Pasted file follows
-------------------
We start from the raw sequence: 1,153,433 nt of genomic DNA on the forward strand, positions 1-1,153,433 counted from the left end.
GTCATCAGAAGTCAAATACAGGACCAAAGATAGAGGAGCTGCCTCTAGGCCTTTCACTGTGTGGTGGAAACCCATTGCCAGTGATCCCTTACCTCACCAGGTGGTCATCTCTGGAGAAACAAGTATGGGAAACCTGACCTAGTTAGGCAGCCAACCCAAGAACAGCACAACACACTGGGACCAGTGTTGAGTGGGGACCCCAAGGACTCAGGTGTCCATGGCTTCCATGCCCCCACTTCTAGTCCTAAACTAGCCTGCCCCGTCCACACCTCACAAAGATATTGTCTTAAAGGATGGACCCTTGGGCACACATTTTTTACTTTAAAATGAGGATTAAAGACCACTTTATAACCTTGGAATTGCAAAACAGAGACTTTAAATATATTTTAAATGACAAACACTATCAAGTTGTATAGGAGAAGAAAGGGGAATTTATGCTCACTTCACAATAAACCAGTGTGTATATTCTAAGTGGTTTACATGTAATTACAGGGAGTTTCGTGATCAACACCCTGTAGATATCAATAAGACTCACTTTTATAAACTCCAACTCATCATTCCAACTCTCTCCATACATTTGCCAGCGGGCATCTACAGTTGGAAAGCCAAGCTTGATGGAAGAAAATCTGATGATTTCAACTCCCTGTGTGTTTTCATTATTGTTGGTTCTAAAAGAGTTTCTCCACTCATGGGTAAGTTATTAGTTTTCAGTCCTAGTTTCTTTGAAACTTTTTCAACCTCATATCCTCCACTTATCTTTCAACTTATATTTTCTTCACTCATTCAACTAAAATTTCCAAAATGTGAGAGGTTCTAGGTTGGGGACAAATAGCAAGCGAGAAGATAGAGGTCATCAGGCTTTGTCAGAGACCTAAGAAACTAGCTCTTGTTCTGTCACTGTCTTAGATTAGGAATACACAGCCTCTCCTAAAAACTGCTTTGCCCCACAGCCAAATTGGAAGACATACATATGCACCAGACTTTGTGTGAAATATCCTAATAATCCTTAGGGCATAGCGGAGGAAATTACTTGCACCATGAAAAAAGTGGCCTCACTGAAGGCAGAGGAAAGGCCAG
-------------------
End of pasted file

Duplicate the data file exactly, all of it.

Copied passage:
We start from the raw sequence: 1,153,433 nt of genomic DNA on the forward strand, positions 1-1,153,433 counted from the left end.
GTCATCAGAAGTCAAATACAGGACCAAAGATAGAGGAGCTGCCTCTAGGCCTTTCACTGTGTGGTGGAAACCCATTGCCAGTGATCCCTTACCTCACCAGGTGGTCATCTCTGGAGAAACAAGTATGGGAAACCTGACCTAGTTAGGCAGCCAACCCAAGAACAGCACAACACACTGGGACCAGTGTTGAGTGGGGACCCCAAGGACTCAGGTGTCCATGGCTTCCATGCCCCCACTTCTAGTCCTAAACTAGCCTGCCCCGTCCACACCTCACAAAGATATTGTCTTAAAGGATGGACCCTTGGGCACACATTTTTTACTTTAAAATGAGGATTAAAGACCACTTTATAACCTTGGAATTGCAAAACAGAGACTTTAAATATATTTTAAATGACAAACACTATCAAGTTGTATAGGAGAAGAAAGGGGAATTTATGCTCACTTCACAATAAACCAGTGTGTATATTCTAAGTGGTTTACATGTAATTACAGGGAGTTTCGTGATCAACACCCTGTAGATATCAATAAGACTCACTTTTATAAACTCCAACTCATCATTCCAACTCTCTCCATACATTTGCCAGCGGGCATCTACAGTTGGAAAGCCAAGCTTGATGGAAGAAAATCTGATGATTTCAACTCCCTGTGTGTTTTCATTATTGTTGGTTCTAAAAGAGTTTCTCCACTCATGGGTAAGTTATTAGTTTTCAGTCCTAGTTTCTTTGAAACTTTTTCAACCTCATATCCTCCACTTATCTTTCAACTTATATTTTCTTCACTCATTCAACTAAAATTTCCAAAATGTGAGAGGTTCTAGGTTGGGGACAAATAGCAAGCGAGAAGATAGAGGTCATCAGGCTTTGTCAGAGACCTAAGAAACTAGCTCTTGTTCTGTCACTGTCTTAGATTAGGAATACACAGCCTCTCCTAAAAACTGCTTTGCCCCACAGCCAAATTGGAAGACATACATATGCACCAGACTTTGTGTGAAATATCCTAATAATCCTTAGGGCATAGCGGAGGAAATTACTTGCACCATGAAAAAAGTGGCCTCACTGAAGGCAGAGGAAAGGCCAG